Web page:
People strolling through Loyola’s Lake Shore Campus are inundated by many things — students entering the Mundelein Center ready for war at the elevators, someone breaking into a jog to hop on the already departing shuttle — perhaps none as consistent as the bells ringing from Madonna Della Strada.
Like clockwork, the chapel bells ring every 15 minutes. The ringing begins at 8 a.m. Monday through Friday, and 9 a.m. on the weekend, finishing at 9 p.m.
“It’s too often,” Zunaira Hussaini, a 19-year-old undecided sophomore, said. “I think it’s unnecessary to have it every 15 minutes because we have phones for that.”
But the existence of those bells is a question ringing on campus. Is it just a recording? Are the bells real, but just for looks?
Finally, the debate leaving some students in shambles can come to an end — the bells are real.
Four bells were installed in Madonna Della Strada’s bell tower in November 2014, according to Senior Associate Vice President for Facilities Kana Henning.
“These bells really do ring and are not a recording,” Henning wrote in a statement to The Phoenix. “Prior to the installation of the bells, the chimes heard on campus were just a recording.”
2014 marked the 75th anniversary of the church’s dedication. What had once been a hollow bell tower due to a lack of funds was restored to its intended glory after a fundraiser, according to the Campus Ministry website.
Panels of the tower were dismantled and put back together to put the bells in. A structural study was done to ensure the addition of the swinging bells wouldn’t compromise the building, Henning wrote.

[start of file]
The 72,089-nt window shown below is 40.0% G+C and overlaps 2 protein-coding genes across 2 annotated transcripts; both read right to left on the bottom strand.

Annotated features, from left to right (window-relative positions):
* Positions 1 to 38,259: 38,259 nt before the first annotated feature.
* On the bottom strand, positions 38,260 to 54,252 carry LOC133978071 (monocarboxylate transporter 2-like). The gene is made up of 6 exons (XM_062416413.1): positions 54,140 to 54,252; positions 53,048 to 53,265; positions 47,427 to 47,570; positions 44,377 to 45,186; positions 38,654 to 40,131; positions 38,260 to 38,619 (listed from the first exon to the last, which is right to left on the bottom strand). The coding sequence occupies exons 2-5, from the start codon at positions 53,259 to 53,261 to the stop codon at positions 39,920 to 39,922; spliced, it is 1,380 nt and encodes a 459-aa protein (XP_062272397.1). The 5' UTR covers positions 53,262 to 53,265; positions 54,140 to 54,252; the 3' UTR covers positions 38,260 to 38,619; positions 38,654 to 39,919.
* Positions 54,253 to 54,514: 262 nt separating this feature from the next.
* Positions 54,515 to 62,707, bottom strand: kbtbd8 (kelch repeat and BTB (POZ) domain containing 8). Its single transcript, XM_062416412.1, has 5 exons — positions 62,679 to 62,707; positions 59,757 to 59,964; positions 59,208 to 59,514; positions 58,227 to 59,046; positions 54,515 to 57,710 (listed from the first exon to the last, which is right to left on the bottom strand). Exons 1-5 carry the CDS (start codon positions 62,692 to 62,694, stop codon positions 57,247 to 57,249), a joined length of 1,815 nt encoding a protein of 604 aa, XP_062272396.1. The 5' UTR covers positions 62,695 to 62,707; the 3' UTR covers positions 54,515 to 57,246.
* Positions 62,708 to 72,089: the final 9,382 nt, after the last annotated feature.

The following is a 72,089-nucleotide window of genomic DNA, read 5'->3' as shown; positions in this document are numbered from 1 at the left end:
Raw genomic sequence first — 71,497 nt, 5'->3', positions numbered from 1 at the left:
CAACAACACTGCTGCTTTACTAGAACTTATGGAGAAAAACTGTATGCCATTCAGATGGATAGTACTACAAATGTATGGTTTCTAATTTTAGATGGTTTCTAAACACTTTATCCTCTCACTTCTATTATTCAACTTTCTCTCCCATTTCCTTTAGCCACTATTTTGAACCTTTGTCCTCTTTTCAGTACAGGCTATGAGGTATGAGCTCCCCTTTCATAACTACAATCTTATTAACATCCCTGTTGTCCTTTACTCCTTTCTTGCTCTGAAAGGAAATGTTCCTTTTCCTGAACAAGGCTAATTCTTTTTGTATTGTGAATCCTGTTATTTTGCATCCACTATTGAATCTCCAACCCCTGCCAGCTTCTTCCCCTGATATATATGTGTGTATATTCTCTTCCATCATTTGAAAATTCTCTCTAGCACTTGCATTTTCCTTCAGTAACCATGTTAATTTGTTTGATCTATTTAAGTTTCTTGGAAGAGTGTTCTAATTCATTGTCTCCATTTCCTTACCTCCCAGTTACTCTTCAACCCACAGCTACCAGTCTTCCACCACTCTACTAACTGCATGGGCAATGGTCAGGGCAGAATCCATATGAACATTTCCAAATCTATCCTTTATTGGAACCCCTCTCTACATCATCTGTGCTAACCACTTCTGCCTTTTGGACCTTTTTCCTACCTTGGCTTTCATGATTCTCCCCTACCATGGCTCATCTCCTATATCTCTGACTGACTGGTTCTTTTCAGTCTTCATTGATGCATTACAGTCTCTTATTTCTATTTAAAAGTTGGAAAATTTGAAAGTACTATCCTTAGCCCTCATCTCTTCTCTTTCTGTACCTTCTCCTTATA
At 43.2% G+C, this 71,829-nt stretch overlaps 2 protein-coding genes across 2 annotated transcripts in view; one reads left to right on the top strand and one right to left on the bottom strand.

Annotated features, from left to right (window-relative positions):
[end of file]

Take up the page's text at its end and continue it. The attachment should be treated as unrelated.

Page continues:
“It was quite the project,” Director of Campus Ministry Lisa Reiter wrote in a statement to The Phoenix.
The four bells ring quarterly, each with its own name and dedication. There’s Ignatius Bell, dedicated to St. Ignatius of Loyola, followed by Cecilia Bell, dedicated to the patron saint of music Cecilia, Joseph Bell, dedicated to St. Joseph Mary Pignatelli, S.J. and James Bell, named after James Mertz, S.J.
Despite the campus’ rallying effort just seven years ago, the bells’ very existence has already diminished to an urban legend for some.
“It was probably a waste of money, knowing that people still don’t know that it’s real now,” Hussaini said. “Like, I didn’t know. … If it actually had an actual purpose, then it would’ve been money spent wisely, maybe.”
Sophomore biology major Para Sharma said she has rarely given thought to the bells’ origins.
“It really doesn’t matter to me if it’s real or fake,” Sharma, 19, said. “But I guess I appreciate the effort that they put into rebuilding it, making it more real.”
The concern for Sharma is more about how often the bells disturb the peace during an IC study session. She said she finds it “kind of annoying.”
Fatima Rushnaiwala, a sophomore biology major, agreed the bells can be an irritant. She said people would better appreciate them if they were used more sparingly.
“If it’s like a religious thing, then sure, do your thing,” Rushnaiwala, 19, said. “If it’s just to say that it’s been 15 minutes, I would say to keep it like an hour or like half an hour.”